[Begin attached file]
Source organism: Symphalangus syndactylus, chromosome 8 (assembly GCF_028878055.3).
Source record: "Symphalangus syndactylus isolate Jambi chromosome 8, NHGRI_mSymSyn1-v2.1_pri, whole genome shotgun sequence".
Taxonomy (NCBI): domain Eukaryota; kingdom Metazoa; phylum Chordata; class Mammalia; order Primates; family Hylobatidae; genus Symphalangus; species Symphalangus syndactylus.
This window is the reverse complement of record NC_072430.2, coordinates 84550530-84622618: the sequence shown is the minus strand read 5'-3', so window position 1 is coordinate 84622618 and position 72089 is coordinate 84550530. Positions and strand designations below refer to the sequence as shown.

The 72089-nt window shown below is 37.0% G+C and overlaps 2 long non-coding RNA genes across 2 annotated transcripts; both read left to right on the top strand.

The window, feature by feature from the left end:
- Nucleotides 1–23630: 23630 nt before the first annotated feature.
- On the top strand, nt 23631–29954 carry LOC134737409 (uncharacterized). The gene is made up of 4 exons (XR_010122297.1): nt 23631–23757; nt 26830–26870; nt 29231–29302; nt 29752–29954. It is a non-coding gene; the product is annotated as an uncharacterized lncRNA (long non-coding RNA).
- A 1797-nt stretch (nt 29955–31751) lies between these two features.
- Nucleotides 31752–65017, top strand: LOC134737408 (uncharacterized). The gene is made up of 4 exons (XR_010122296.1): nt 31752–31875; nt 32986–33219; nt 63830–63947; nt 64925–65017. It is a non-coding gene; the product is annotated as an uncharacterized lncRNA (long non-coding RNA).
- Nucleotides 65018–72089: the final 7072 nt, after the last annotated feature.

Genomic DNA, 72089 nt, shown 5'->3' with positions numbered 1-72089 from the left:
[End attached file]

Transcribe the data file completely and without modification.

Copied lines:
Source organism: Symphalangus syndactylus, chromosome 8 (assembly GCF_028878055.3).
Source record: "Symphalangus syndactylus isolate Jambi chromosome 8, NHGRI_mSymSyn1-v2.1_pri, whole genome shotgun sequence".
Taxonomy (NCBI): domain Eukaryota; kingdom Metazoa; phylum Chordata; class Mammalia; order Primates; family Hylobatidae; genus Symphalangus; species Symphalangus syndactylus.
This window is the reverse complement of record NC_072430.2, coordinates 84550530-84622618: the sequence shown is the minus strand read 5'-3', so window position 1 is coordinate 84622618 and position 72089 is coordinate 84550530. Positions and strand designations below refer to the sequence as shown.

The 72089-nt window shown below is 37.0% G+C and overlaps 2 long non-coding RNA genes across 2 annotated transcripts; both read left to right on the top strand.

The window, feature by feature from the left end:
- Nucleotides 1–23630: 23630 nt before the first annotated feature.
- On the top strand, nt 23631–29954 carry LOC134737409 (uncharacterized). The gene is made up of 4 exons (XR_010122297.1): nt 23631–23757; nt 26830–26870; nt 29231–29302; nt 29752–29954. It is a non-coding gene; the product is annotated as an uncharacterized lncRNA (long non-coding RNA).
- A 1797-nt stretch (nt 29955–31751) lies between these two features.
- Nucleotides 31752–65017, top strand: LOC134737408 (uncharacterized). The gene is made up of 4 exons (XR_010122296.1): nt 31752–31875; nt 32986–33219; nt 63830–63947; nt 64925–65017. It is a non-coding gene; the product is annotated as an uncharacterized lncRNA (long non-coding RNA).
- Nucleotides 65018–72089: the final 7072 nt, after the last annotated feature.

Genomic DNA, 72089 nt, shown 5'->3' with positions numbered 1-72089 from the left: